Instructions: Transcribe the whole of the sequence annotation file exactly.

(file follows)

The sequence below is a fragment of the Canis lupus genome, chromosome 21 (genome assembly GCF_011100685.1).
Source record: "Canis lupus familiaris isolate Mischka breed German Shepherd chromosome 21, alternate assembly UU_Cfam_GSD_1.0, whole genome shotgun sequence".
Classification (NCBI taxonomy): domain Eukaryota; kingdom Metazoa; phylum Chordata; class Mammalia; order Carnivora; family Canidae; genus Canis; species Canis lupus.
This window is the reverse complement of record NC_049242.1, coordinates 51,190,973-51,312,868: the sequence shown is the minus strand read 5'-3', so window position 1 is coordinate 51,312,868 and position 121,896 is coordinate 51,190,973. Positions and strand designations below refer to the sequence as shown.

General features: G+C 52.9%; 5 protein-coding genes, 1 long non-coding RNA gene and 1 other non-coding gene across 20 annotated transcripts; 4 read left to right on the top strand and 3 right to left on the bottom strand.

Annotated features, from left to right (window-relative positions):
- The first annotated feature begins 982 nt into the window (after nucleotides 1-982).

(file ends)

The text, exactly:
The sequence below is a fragment of the Canis lupus genome, chromosome 21 (genome assembly GCF_011100685.1).
Source record: "Canis lupus familiaris isolate Mischka breed German Shepherd chromosome 21, alternate assembly UU_Cfam_GSD_1.0, whole genome shotgun sequence".
Classification (NCBI taxonomy): domain Eukaryota; kingdom Metazoa; phylum Chordata; class Mammalia; order Carnivora; family Canidae; genus Canis; species Canis lupus.
This window is the reverse complement of record NC_049242.1, coordinates 51,190,973-51,312,868: the sequence shown is the minus strand read 5'-3', so window position 1 is coordinate 51,312,868 and position 121,896 is coordinate 51,190,973. Positions and strand designations below refer to the sequence as shown.

General features: G+C 52.9%; 5 protein-coding genes, 1 long non-coding RNA gene and 1 other non-coding gene across 20 annotated transcripts; 4 read left to right on the top strand and 3 right to left on the bottom strand.

Annotated features, from left to right (window-relative positions):
- The first annotated feature begins 982 nt into the window (after nucleotides 1-982).